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 Author Topic: Simple R/C servo code  (Read 1849 times) 0 Members and 1 Guest are viewing this topic.
Daniel
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 « on: October 10, 2006, 03:49:15 am » Bigger Smaller Reset

Hi all,

I was poking around looking for some simple code to use for servo motor demos in class, and found a few examples but nothing stripped-down enough for my liking. See below for what I came up with, which is heavily based on Tom Igoe and Jeff Gray's "temporary servo function". Their original code had floating point calculations for the servo pulse time, which took up a lot of code space, so I reduced this to simple integer math. What's below will step a servo from 0 to 180 degrees.

Thanks to Tom and Jeff...

Daniel
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/*Servo Motor Demo
* ------------
* Rotates servo through 180 degrees, using "servoPulse" function
* adapted from "Temporary Servo Function"  by Tom Igoe and Jeff Gray
*/

int servoPin = 9;            //  R/C  Servo connected to digital pin 13
int myAngle;                 // angle of the servo (roughly in degrees) 0 - 180
int pulseWidth;              // function variable

void setup()
{
pinMode(9, OUTPUT);      // sets pin D9 as output
}

void servoPulse(int servoPin, int myAngle)     // servo function
{                                              // this is a function for determining our pulsewidth for the servo
pulseWidth = (myAngle * 6) + 320;            // this determines our delay below (for a standard pot)
digitalWrite(servoPin, HIGH);                // set servo high
delayMicroseconds(pulseWidth);               // wait a very small amount (determined by pulsewidth)
digitalWrite(servoPin, LOW);                 // set servo low
delay(20);                                   // refresh cycle of typical servos (20 ms)
}

void loop()
{
for (myAngle=0; myAngle<=180; myAngle++) {  // cycle through every angle (rotate the servo 180 slowly)
servoPulse(servoPin, myAngle);
}
}

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Posts: 91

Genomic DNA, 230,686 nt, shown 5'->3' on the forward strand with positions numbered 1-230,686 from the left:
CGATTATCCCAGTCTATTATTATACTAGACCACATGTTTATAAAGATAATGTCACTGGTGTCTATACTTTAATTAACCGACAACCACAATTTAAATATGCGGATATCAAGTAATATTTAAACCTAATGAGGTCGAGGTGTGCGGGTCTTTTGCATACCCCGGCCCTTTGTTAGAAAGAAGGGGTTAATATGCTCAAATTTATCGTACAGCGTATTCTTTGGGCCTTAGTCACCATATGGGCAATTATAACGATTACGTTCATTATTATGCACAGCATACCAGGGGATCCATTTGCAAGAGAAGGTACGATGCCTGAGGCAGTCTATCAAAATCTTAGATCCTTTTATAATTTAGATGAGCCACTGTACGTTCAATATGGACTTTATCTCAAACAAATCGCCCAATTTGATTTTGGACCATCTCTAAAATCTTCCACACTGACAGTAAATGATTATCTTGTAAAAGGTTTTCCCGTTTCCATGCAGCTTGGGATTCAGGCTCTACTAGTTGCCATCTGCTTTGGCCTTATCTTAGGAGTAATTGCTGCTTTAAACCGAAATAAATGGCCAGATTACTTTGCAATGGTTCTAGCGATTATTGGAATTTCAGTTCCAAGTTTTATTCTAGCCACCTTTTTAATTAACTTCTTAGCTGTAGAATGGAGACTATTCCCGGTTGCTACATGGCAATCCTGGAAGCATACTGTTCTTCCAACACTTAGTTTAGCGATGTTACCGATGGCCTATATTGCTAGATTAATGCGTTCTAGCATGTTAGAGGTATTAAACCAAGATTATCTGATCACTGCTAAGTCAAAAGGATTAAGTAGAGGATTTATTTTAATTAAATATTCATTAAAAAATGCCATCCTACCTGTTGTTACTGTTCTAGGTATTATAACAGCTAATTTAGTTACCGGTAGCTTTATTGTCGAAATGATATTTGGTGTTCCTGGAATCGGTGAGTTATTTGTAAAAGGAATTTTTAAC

« Reply #1 on: October 31, 2006, 03:37:15 pm » Bigger Smaller Reset

I experimented with the following code. I want to move the servo around the 90° position like this:
0 - 90 - 1 - 90 - 2 - 90 - ... - 88 - 90 - 89 - 90 - 91 - 90 - 92 - 90 - 93 - ... - 178 - 90 - 179 - 90 - 180 - ...
Unfortunately the servo doesn't move all the way, its movements take place about 20° left and right of the 90° position.

How do I have to change the code that the servo will move the full 180 degrees? I assume it needs more time to move more than 20 or so degrees to the left or right from its middle position, and it needs to be sent the desired position more than once.

Anyone got any ideas how to do this?

[code]
...

void loop() {
for (myAngle=0; myAngle<=180; myAngle++) {
servoPulse(servoPin, myAngle);
delay(100);
servoPulse(servoPin, 90);
delay(100);

}
delay(1000);
}
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Posts: 91
 « Reply #2 on: October 31, 2006, 03:45:46 pm » Bigger Smaller Reset

It works better now. I simply sent the desired positions 4 times, and now the servo moves from approx. 45°, but not the desired full 90 degrees around its middle position.
Is there a better way? Like leaving out the delays and calling the servoPulse routine 10 times?

Code:
void loop() {
// cycle through every angle (rotate the servo 180 slowly)
for (myAngle=0; myAngle<=180; myAngle++) {
servoPulse(servoPin, myAngle);
delay(100);
servoPulse(servoPin, myAngle);
delay(100);
servoPulse(servoPin, myAngle);
delay(100);
servoPulse(servoPin, myAngle);
delay(100);
servoPulse(servoPin, 90);
delay(100);
servoPulse(servoPin, 90);
delay(100);
servoPulse(servoPin, 90);
delay(100);
servoPulse(servoPin, 90);
delay(100);
}
delay(1000);
}
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Daniel
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 « Reply #3 on: November 01, 2006, 03:12:42 am » Bigger Smaller Reset

Hi

I don't have the servos handy at the moment to test your code, but you might want to try adjusting the [glow]+ 320[/glow] constant in the equation. When I adapted the code from floating point, some accuracy was lost.. it might be in there, not sure. The statement in your first post "its movements take place about 20° left and right of the 90° position." makes me think that the value 320, which effectively establishes the center point, might be wrong. Plus, I was never good at that math stuff, eh.

Daniel
 « Last Edit: November 01, 2006, 03:14:25 am by Daniel » Logged

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